Syria looks forward to a time past
In an interview with the Wall Street Journal in January Syria’s President Bashar al-Assad said his main objective was to address his people’s “closed mindedness”. This alone impeded reform and it might be another generation before Syria was ready for real change.
Dictators (including Assad’s father, Hafez) have long presented themselves as suppressors of extremism in the region generally and Syria in particular. They claim democracy will usher in fundamentalists inherently opposed to modernity, civil dialogue, international community legitimacy and civilised political and economic relations.
Perhaps because of this fear the world was silent when Syria was passed from father to son - there were even some approving statements about the new “young and modern” president. This led to a feeling of hopelessness among the Syrian people.
In fact, there was a fairly successful democratic state in Syria before the “revolutionary governments” that took over in the second half of the 20th century. Syria was ruled by national coalition governments and a Parliament that reflected the country’s ethnic and cultural mix. Moderation and openness prevailed.
Islamist parties negotiated and collaborated with secular parties of left and right. The Muslim Brotherhood won some rounds and lost others and accepted each outcome. There was no terrorism or extremism and it was unimaginable that the brutal 49/1980 law—under which those accused of being Brotherhood members were sentenced to death - would have been passed.
The international community was deaf to the appeals of Assad senior’s victims.
In the 1980s, following the shutdown of all channels of expression, lack of democracy and the institutional violation of human rights, a few individuals resorted to violence. Assad turned these events into a catastrophe and plunged the country into virtual civil war. About 500 people fell victim to the initial violence; 50 000 were killed in response in the infamous massacres at Hama and elsewhere. Many others were displaced and more than 17 000 people remain unaccounted for after being arrested.
The result was the disenfranchisement of the entire Syrian people. The regime accused social and economic activists and political opponents of being “Camp David agents”, referring to the peace agreement between Israel and Egypt—though the major disagreement is not over foreign policy but internal affairs and the lack of democracy.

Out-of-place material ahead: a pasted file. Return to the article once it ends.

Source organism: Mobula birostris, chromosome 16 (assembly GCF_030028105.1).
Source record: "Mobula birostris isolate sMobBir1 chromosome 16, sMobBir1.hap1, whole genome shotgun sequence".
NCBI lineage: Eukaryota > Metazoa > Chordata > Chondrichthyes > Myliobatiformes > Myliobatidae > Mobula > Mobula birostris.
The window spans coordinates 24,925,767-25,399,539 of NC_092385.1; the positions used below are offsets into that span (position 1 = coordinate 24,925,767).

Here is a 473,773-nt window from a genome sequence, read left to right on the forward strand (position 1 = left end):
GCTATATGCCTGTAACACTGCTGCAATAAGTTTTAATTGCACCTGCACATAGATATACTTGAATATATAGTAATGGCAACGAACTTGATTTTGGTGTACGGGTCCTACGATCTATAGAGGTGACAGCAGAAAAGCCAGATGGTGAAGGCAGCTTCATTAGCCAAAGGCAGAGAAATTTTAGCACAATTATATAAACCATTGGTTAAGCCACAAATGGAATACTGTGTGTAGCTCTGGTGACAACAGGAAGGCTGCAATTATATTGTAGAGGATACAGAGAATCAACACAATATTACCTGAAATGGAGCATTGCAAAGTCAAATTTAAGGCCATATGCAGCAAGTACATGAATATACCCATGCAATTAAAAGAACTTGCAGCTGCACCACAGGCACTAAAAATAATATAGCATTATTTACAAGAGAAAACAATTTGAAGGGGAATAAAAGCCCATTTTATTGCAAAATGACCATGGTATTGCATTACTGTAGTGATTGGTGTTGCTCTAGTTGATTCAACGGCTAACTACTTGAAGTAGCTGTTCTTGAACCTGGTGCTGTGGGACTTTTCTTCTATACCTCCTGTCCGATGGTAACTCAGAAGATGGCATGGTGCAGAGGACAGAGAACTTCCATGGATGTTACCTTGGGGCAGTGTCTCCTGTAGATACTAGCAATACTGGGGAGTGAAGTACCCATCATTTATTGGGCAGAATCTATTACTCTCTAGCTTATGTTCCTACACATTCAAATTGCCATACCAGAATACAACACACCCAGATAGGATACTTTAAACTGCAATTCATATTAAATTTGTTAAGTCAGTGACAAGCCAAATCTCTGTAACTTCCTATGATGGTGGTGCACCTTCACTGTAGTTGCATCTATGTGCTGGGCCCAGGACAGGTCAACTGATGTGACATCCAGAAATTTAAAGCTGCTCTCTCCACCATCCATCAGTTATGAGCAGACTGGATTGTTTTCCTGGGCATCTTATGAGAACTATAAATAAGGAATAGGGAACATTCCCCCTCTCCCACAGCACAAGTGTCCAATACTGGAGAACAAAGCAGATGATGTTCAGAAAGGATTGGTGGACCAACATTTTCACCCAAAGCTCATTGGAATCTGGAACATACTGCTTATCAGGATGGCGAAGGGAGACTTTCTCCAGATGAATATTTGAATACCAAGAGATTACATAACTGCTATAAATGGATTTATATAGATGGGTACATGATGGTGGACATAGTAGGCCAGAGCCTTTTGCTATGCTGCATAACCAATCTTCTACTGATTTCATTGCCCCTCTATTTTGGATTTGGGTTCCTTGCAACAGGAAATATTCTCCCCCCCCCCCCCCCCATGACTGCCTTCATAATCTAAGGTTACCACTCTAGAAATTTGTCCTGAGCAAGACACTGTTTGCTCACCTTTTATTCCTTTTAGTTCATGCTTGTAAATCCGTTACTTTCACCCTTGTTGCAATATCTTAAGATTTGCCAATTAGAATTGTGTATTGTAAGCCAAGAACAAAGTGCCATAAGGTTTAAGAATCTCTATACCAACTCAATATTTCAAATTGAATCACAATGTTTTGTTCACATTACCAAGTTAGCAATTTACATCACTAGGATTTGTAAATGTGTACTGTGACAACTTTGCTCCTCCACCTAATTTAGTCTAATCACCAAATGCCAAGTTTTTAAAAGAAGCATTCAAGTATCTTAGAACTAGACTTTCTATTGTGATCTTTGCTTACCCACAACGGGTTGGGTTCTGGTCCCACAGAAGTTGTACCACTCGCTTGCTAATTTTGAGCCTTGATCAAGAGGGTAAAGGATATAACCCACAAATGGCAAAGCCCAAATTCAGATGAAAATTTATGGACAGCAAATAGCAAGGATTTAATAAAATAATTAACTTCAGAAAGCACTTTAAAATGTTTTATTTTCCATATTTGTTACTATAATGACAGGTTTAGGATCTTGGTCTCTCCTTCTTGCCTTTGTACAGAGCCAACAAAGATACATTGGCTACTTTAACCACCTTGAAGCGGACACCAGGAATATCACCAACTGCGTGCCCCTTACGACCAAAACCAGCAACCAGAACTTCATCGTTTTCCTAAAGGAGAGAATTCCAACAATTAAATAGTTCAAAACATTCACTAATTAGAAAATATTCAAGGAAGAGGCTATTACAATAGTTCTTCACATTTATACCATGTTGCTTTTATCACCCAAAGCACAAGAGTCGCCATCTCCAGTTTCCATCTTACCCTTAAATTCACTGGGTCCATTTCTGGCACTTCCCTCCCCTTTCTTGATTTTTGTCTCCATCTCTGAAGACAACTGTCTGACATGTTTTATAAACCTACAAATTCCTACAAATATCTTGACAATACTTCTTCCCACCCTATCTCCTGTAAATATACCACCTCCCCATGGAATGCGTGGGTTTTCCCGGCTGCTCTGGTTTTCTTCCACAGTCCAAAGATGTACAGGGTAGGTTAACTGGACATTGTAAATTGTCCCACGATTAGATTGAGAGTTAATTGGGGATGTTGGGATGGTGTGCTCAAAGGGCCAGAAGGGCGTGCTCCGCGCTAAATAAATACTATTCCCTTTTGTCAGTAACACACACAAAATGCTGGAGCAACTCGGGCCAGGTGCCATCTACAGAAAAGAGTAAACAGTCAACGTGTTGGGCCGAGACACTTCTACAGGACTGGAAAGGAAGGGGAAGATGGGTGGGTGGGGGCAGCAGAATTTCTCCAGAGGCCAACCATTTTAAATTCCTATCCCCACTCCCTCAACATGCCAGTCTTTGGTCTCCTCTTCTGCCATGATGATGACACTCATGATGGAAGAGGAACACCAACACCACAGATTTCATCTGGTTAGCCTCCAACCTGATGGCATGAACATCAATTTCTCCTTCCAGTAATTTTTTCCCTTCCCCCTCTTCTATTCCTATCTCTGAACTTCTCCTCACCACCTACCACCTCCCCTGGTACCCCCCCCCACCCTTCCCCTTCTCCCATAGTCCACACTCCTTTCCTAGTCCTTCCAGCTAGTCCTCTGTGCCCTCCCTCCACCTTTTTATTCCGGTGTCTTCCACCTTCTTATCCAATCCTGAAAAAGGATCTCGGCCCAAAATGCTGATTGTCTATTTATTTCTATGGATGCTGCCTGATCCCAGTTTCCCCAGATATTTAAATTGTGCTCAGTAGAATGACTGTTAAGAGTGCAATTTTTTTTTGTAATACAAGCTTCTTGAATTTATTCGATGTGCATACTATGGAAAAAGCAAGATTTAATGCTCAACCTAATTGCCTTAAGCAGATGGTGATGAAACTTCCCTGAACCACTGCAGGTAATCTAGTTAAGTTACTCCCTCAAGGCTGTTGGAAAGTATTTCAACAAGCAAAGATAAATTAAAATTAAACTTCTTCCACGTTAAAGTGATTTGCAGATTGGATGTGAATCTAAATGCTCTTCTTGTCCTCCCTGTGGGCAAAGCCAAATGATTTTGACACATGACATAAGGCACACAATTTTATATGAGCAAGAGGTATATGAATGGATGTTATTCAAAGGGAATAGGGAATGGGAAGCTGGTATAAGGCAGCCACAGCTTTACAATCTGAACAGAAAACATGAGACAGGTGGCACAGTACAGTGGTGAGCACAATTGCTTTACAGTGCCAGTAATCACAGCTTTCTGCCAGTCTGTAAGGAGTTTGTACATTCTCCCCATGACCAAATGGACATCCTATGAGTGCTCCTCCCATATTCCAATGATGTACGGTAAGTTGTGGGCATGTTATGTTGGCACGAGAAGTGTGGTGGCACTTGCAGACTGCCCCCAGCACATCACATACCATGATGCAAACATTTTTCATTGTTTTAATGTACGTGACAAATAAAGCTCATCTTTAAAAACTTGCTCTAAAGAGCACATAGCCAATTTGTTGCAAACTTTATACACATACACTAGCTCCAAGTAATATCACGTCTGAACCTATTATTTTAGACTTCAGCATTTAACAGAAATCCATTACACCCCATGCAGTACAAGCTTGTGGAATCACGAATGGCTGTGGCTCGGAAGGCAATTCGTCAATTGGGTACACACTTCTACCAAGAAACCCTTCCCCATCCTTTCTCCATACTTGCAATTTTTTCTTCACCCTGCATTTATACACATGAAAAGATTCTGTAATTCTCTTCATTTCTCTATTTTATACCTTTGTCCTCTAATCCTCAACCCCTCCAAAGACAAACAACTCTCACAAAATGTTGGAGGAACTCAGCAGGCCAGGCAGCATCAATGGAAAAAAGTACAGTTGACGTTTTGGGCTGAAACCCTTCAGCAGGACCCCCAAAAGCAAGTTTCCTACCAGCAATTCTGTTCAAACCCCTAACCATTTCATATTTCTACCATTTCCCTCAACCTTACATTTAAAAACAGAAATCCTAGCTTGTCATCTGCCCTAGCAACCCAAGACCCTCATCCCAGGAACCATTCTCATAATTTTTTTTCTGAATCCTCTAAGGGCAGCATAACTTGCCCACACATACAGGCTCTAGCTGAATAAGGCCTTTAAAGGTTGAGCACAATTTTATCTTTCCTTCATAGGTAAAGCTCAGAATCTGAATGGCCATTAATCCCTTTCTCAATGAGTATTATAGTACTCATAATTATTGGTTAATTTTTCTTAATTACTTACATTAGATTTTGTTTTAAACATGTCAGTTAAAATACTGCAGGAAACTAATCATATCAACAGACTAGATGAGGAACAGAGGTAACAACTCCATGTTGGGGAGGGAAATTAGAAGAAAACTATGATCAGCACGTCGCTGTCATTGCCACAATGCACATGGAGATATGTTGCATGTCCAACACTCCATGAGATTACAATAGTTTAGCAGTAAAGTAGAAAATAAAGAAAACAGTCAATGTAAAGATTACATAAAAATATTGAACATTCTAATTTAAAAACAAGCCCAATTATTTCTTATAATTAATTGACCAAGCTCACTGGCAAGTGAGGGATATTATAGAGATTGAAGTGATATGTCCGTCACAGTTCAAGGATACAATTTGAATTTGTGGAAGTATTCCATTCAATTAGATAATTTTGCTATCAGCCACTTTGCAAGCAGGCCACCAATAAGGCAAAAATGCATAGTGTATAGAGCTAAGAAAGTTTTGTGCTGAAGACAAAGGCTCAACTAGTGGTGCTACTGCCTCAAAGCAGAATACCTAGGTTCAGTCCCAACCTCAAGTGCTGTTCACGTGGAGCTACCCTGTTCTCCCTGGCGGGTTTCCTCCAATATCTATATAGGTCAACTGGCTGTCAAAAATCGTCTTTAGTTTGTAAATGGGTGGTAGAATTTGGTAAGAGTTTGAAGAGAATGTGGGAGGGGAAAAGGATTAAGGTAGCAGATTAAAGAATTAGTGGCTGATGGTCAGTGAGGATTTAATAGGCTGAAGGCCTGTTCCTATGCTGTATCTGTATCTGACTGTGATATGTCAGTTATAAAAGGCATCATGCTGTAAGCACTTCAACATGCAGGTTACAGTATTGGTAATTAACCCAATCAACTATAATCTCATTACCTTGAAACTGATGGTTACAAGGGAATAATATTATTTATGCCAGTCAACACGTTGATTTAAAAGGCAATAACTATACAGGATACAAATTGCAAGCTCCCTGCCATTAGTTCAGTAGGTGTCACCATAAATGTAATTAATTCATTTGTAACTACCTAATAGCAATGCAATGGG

When Assad Junior came to power the Muslim Brotherhood and others were conciliatory, stating that he should not be held responsible for his father’s crimes. Two years ago the Muslim Brotherhood ended its opposition activities in solidarity with the regime’s support for the Palestinians during the Israeli war on Gaza.
But Assad has repeatedly rejected his opponents’ extended hand. It was incidents such as the recent brutal sentence imposed on the 18-year-old Tal al-Mallouhi—tried for espionage just because she blogged about her longing for reform - that mobilised the Syrian people.
In the past few days the Syrian media have claimed that opposition groups, in particular the Muslim Brotherhood, are behind the protests. The aim is to justify the regime’s violent response to the Syrian people’s peaceful protests.
In fact, no opposition group can claim ownership of this youthful revolution. We, with many others from across the political spectrum, called for the formation of a national coalition to support the youth, but do we not claim ownership of these historic events?
We are committed to peaceful methods and endorse the aims of the revolution to build a civil state committed to the rule of law, governed by a new constitution that emerges from the will of the people through a transparent and free vote. It is time that all Syrians—men and women alike, regardless of ethnicity or religion—enjoyed equal citizenship.
The dictator is not to be believed. Syrians are a civilised and progressive people; we come from a long line of poets who wrote about love and peace. These protests call for nothing more than the recapture of the people’s collective sense of dignity, citizenship and freedom.
Let’s hope there is a different attitude in the international community which, for so long, has let them down. Hundreds have fallen to live fire from the regime’s security forces and many more will undoubtedly fall before the people’s aspirations are met.—